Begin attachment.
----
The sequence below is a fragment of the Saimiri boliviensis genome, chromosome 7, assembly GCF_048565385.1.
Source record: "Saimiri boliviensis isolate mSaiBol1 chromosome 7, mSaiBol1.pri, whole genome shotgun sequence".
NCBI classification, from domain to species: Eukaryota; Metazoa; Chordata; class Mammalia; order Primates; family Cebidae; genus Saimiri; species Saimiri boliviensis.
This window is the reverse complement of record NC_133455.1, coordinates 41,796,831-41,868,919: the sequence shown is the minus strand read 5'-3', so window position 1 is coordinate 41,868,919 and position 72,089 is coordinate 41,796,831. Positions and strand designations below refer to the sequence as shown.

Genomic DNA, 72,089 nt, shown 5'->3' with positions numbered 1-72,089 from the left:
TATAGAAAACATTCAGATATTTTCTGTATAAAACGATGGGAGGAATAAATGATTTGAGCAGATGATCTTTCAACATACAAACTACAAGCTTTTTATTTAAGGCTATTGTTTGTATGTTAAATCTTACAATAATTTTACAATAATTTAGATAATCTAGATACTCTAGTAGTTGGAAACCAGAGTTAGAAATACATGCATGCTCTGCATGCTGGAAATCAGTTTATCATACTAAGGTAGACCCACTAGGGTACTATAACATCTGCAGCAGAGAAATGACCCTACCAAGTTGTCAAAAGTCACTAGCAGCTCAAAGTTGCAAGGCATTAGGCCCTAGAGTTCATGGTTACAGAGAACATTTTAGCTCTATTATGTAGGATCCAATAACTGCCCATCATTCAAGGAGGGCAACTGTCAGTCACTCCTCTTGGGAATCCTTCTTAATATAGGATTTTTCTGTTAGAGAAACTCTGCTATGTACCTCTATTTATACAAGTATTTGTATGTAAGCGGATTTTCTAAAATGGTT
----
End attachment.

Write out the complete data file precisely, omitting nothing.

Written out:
The sequence below is a fragment of the Saimiri boliviensis genome, chromosome 7, assembly GCF_048565385.1.
Source record: "Saimiri boliviensis isolate mSaiBol1 chromosome 7, mSaiBol1.pri, whole genome shotgun sequence".
NCBI classification, from domain to species: Eukaryota; Metazoa; Chordata; class Mammalia; order Primates; family Cebidae; genus Saimiri; species Saimiri boliviensis.
This window is the reverse complement of record NC_133455.1, coordinates 41,796,831-41,868,919: the sequence shown is the minus strand read 5'-3', so window position 1 is coordinate 41,868,919 and position 72,089 is coordinate 41,796,831. Positions and strand designations below refer to the sequence as shown.

Genomic DNA, 72,089 nt, shown 5'->3' with positions numbered 1-72,089 from the left:
TATAGAAAACATTCAGATATTTTCTGTATAAAACGATGGGAGGAATAAATGATTTGAGCAGATGATCTTTCAACATACAAACTACAAGCTTTTTATTTAAGGCTATTGTTTGTATGTTAAATCTTACAATAATTTTACAATAATTTAGATAATCTAGATACTCTAGTAGTTGGAAACCAGAGTTAGAAATACATGCATGCTCTGCATGCTGGAAATCAGTTTATCATACTAAGGTAGACCCACTAGGGTACTATAACATCTGCAGCAGAGAAATGACCCTACCAAGTTGTCAAAAGTCACTAGCAGCTCAAAGTTGCAAGGCATTAGGCCCTAGAGTTCATGGTTACAGAGAACATTTTAGCTCTATTATGTAGGATCCAATAACTGCCCATCATTCAAGGAGGGCAACTGTCAGTCACTCCTCTTGGGAATCCTTCTTAATATAGGATTTTTCTGTTAGAGAAACTCTGCTATGTACCTCTATTTATACAAGTATTTGTATGTAAGCGGATTTTCTAAAATGGTT